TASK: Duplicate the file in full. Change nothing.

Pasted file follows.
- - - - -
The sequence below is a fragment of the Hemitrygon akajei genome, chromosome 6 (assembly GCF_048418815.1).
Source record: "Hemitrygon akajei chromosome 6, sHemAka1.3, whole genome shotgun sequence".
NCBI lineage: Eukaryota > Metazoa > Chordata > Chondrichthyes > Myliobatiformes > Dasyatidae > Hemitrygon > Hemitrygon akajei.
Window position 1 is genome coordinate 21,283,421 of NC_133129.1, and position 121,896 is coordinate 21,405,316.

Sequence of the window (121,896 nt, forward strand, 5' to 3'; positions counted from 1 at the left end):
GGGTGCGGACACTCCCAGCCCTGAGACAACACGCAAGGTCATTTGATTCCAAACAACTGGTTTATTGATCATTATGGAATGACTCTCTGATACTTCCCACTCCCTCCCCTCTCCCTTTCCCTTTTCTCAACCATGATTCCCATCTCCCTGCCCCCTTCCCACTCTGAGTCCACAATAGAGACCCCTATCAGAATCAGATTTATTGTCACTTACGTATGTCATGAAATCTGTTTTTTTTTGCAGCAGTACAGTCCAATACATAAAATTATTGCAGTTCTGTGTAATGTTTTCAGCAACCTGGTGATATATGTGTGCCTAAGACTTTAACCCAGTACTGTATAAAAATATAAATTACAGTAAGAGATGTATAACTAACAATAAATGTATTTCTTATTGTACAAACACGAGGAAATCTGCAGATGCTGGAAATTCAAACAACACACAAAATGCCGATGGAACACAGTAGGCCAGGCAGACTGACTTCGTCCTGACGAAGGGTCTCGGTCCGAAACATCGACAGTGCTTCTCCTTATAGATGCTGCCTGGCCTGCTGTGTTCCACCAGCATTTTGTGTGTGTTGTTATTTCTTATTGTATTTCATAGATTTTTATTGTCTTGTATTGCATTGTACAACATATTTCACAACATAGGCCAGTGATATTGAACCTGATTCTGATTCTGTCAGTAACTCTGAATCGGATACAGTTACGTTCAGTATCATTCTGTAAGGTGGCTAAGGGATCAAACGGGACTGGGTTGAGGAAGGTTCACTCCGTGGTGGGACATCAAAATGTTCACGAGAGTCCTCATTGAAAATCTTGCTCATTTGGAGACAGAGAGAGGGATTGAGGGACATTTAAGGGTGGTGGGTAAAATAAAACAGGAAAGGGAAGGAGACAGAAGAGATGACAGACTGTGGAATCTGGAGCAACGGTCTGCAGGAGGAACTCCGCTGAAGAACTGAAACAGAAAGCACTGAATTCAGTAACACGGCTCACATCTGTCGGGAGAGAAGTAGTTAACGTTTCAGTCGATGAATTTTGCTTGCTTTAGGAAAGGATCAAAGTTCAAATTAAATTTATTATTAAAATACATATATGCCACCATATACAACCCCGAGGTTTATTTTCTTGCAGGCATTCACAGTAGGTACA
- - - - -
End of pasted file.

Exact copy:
The sequence below is a fragment of the Hemitrygon akajei genome, chromosome 6 (assembly GCF_048418815.1).
Source record: "Hemitrygon akajei chromosome 6, sHemAka1.3, whole genome shotgun sequence".
NCBI lineage: Eukaryota > Metazoa > Chordata > Chondrichthyes > Myliobatiformes > Dasyatidae > Hemitrygon > Hemitrygon akajei.
Window position 1 is genome coordinate 21,283,421 of NC_133129.1, and position 121,896 is coordinate 21,405,316.

Sequence of the window (121,896 nt, forward strand, 5' to 3'; positions counted from 1 at the left end):
GGGTGCGGACACTCCCAGCCCTGAGACAACACGCAAGGTCATTTGATTCCAAACAACTGGTTTATTGATCATTATGGAATGACTCTCTGATACTTCCCACTCCCTCCCCTCTCCCTTTCCCTTTTCTCAACCATGATTCCCATCTCCCTGCCCCCTTCCCACTCTGAGTCCACAATAGAGACCCCTATCAGAATCAGATTTATTGTCACTTACGTATGTCATGAAATCTGTTTTTTTTTGCAGCAGTACAGTCCAATACATAAAATTATTGCAGTTCTGTGTAATGTTTTCAGCAACCTGGTGATATATGTGTGCCTAAGACTTTAACCCAGTACTGTATAAAAATATAAATTACAGTAAGAGATGTATAACTAACAATAAATGTATTTCTTATTGTACAAACACGAGGAAATCTGCAGATGCTGGAAATTCAAACAACACACAAAATGCCGATGGAACACAGTAGGCCAGGCAGACTGACTTCGTCCTGACGAAGGGTCTCGGTCCGAAACATCGACAGTGCTTCTCCTTATAGATGCTGCCTGGCCTGCTGTGTTCCACCAGCATTTTGTGTGTGTTGTTATTTCTTATTGTATTTCATAGATTTTTATTGTCTTGTATTGCATTGTACAACATATTTCACAACATAGGCCAGTGATATTGAACCTGATTCTGATTCTGTCAGTAACTCTGAATCGGATACAGTTACGTTCAGTATCATTCTGTAAGGTGGCTAAGGGATCAAACGGGACTGGGTTGAGGAAGGTTCACTCCGTGGTGGGACATCAAAATGTTCACGAGAGTCCTCATTGAAAATCTTGCTCATTTGGAGACAGAGAGAGGGATTGAGGGACATTTAAGGGTGGTGGGTAAAATAAAACAGGAAAGGGAAGGAGACAGAAGAGATGACAGACTGTGGAATCTGGAGCAACGGTCTGCAGGAGGAACTCCGCTGAAGAACTGAAACAGAAAGCACTGAATTCAGTAACACGGCTCACATCTGTCGGGAGAGAAGTAGTTAACGTTTCAGTCGATGAATTTTGCTTGCTTTAGGAAAGGATCAAAGTTCAAATTAAATTTATTATTAAAATACATATATGCCACCATATACAACCCCGAGGTTTATTTTCTTGCAGGCATTCACAGTAGGTACA